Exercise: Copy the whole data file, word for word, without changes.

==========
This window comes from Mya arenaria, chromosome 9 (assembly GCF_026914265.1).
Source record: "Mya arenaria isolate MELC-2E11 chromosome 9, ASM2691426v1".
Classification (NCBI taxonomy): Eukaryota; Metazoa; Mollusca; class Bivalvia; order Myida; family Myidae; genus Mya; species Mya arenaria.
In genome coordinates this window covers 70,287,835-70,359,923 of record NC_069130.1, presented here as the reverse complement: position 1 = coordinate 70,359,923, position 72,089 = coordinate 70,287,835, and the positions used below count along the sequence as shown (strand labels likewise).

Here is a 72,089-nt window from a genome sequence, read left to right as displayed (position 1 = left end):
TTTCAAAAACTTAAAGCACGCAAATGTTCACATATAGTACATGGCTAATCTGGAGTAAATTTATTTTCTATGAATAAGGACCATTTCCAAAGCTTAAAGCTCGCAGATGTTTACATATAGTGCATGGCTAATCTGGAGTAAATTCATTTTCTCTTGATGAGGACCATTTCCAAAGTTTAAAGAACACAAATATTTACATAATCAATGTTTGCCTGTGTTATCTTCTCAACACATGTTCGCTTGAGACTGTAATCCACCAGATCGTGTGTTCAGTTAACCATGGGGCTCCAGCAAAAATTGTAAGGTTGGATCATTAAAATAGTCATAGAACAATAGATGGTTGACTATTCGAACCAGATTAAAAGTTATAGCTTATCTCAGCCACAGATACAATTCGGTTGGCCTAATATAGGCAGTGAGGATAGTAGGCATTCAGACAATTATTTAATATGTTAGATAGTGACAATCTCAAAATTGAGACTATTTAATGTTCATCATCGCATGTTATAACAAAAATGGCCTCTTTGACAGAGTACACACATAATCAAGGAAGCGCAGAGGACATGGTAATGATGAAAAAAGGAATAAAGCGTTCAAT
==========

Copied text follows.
This window comes from Mya arenaria, chromosome 9 (assembly GCF_026914265.1).
Source record: "Mya arenaria isolate MELC-2E11 chromosome 9, ASM2691426v1".
Classification (NCBI taxonomy): Eukaryota; Metazoa; Mollusca; class Bivalvia; order Myida; family Myidae; genus Mya; species Mya arenaria.
In genome coordinates this window covers 70,287,835-70,359,923 of record NC_069130.1, presented here as the reverse complement: position 1 = coordinate 70,359,923, position 72,089 = coordinate 70,287,835, and the positions used below count along the sequence as shown (strand labels likewise).

Here is a 72,089-nt window from a genome sequence, read left to right as displayed (position 1 = left end):
TTTCAAAAACTTAAAGCACGCAAATGTTCACATATAGTACATGGCTAATCTGGAGTAAATTTATTTTCTATGAATAAGGACCATTTCCAAAGCTTAAAGCTCGCAGATGTTTACATATAGTGCATGGCTAATCTGGAGTAAATTCATTTTCTCTTGATGAGGACCATTTCCAAAGTTTAAAGAACACAAATATTTACATAATCAATGTTTGCCTGTGTTATCTTCTCAACACATGTTCGCTTGAGACTGTAATCCACCAGATCGTGTGTTCAGTTAACCATGGGGCTCCAGCAAAAATTGTAAGGTTGGATCATTAAAATAGTCATAGAACAATAGATGGTTGACTATTCGAACCAGATTAAAAGTTATAGCTTATCTCAGCCACAGATACAATTCGGTTGGCCTAATATAGGCAGTGAGGATAGTAGGCATTCAGACAATTATTTAATATGTTAGATAGTGACAATCTCAAAATTGAGACTATTTAATGTTCATCATCGCATGTTATAACAAAAATGGCCTCTTTGACAGAGTACACACATAATCAAGGAAGCGCAGAGGACATGGTAATGATGAAAAAAGGAATAAAGCGTTCAAT